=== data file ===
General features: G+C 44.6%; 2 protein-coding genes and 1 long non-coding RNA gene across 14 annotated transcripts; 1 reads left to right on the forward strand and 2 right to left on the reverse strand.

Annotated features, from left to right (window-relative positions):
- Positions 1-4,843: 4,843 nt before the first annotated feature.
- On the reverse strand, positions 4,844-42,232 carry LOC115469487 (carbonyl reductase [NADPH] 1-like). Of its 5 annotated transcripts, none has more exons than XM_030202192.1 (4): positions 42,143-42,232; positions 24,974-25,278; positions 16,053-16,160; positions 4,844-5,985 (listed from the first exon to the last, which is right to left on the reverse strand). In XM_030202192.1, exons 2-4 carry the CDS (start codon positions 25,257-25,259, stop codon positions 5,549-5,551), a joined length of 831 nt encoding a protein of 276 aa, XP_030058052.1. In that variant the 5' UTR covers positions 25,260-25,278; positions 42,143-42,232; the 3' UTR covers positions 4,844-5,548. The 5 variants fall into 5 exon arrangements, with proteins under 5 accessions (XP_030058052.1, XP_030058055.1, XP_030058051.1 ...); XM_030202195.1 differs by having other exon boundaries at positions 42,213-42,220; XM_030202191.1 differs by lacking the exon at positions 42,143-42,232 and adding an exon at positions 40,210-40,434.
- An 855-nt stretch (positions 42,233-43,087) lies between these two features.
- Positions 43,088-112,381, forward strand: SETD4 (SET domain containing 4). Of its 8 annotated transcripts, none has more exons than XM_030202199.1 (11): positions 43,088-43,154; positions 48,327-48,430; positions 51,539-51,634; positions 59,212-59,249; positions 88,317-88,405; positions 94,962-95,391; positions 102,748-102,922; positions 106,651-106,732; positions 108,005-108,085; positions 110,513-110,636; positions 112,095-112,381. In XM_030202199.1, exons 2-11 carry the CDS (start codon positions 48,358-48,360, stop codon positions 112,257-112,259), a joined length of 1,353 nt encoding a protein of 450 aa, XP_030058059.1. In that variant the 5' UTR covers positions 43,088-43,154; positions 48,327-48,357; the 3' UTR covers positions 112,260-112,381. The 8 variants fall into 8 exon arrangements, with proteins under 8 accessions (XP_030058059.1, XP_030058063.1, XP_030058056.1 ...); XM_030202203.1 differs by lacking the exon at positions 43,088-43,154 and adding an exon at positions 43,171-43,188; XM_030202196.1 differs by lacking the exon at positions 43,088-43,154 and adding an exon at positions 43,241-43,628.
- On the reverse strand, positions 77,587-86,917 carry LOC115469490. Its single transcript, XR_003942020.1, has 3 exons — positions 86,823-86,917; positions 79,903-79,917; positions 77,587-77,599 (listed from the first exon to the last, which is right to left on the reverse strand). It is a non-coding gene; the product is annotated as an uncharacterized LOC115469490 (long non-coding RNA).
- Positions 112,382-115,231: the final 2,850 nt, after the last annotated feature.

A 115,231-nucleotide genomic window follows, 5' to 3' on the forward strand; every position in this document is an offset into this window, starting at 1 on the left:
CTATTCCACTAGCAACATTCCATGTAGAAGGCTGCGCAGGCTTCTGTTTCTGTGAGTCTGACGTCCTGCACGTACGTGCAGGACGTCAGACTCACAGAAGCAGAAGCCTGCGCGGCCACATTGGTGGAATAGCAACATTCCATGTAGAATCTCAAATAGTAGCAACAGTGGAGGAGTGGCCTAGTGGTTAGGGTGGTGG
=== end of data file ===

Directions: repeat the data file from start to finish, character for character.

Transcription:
General features: G+C 44.6%; 2 protein-coding genes and 1 long non-coding RNA gene across 14 annotated transcripts; 1 reads left to right on the forward strand and 2 right to left on the reverse strand.

Annotated features, from left to right (window-relative positions):
- Positions 1-4,843: 4,843 nt before the first annotated feature.
- On the reverse strand, positions 4,844-42,232 carry LOC115469487 (carbonyl reductase [NADPH] 1-like). Of its 5 annotated transcripts, none has more exons than XM_030202192.1 (4): positions 42,143-42,232; positions 24,974-25,278; positions 16,053-16,160; positions 4,844-5,985 (listed from the first exon to the last, which is right to left on the reverse strand). In XM_030202192.1, exons 2-4 carry the CDS (start codon positions 25,257-25,259, stop codon positions 5,549-5,551), a joined length of 831 nt encoding a protein of 276 aa, XP_030058052.1. In that variant the 5' UTR covers positions 25,260-25,278; positions 42,143-42,232; the 3' UTR covers positions 4,844-5,548. The 5 variants fall into 5 exon arrangements, with proteins under 5 accessions (XP_030058052.1, XP_030058055.1, XP_030058051.1 ...); XM_030202195.1 differs by having other exon boundaries at positions 42,213-42,220; XM_030202191.1 differs by lacking the exon at positions 42,143-42,232 and adding an exon at positions 40,210-40,434.
- An 855-nt stretch (positions 42,233-43,087) lies between these two features.
- Positions 43,088-112,381, forward strand: SETD4 (SET domain containing 4). Of its 8 annotated transcripts, none has more exons than XM_030202199.1 (11): positions 43,088-43,154; positions 48,327-48,430; positions 51,539-51,634; positions 59,212-59,249; positions 88,317-88,405; positions 94,962-95,391; positions 102,748-102,922; positions 106,651-106,732; positions 108,005-108,085; positions 110,513-110,636; positions 112,095-112,381. In XM_030202199.1, exons 2-11 carry the CDS (start codon positions 48,358-48,360, stop codon positions 112,257-112,259), a joined length of 1,353 nt encoding a protein of 450 aa, XP_030058059.1. In that variant the 5' UTR covers positions 43,088-43,154; positions 48,327-48,357; the 3' UTR covers positions 112,260-112,381. The 8 variants fall into 8 exon arrangements, with proteins under 8 accessions (XP_030058059.1, XP_030058063.1, XP_030058056.1 ...); XM_030202203.1 differs by lacking the exon at positions 43,088-43,154 and adding an exon at positions 43,171-43,188; XM_030202196.1 differs by lacking the exon at positions 43,088-43,154 and adding an exon at positions 43,241-43,628.
- On the reverse strand, positions 77,587-86,917 carry LOC115469490. Its single transcript, XR_003942020.1, has 3 exons — positions 86,823-86,917; positions 79,903-79,917; positions 77,587-77,599 (listed from the first exon to the last, which is right to left on the reverse strand). It is a non-coding gene; the product is annotated as an uncharacterized LOC115469490 (long non-coding RNA).
- Positions 112,382-115,231: the final 2,850 nt, after the last annotated feature.

A 115,231-nucleotide genomic window follows, 5' to 3' on the forward strand; every position in this document is an offset into this window, starting at 1 on the left:
CTATTCCACTAGCAACATTCCATGTAGAAGGCTGCGCAGGCTTCTGTTTCTGTGAGTCTGACGTCCTGCACGTACGTGCAGGACGTCAGACTCACAGAAGCAGAAGCCTGCGCGGCCACATTGGTGGAATAGCAACATTCCATGTAGAATCTCAAATAGTAGCAACAGTGGAGGAGTGGCCTAGTGGTTAGGGTGGTGG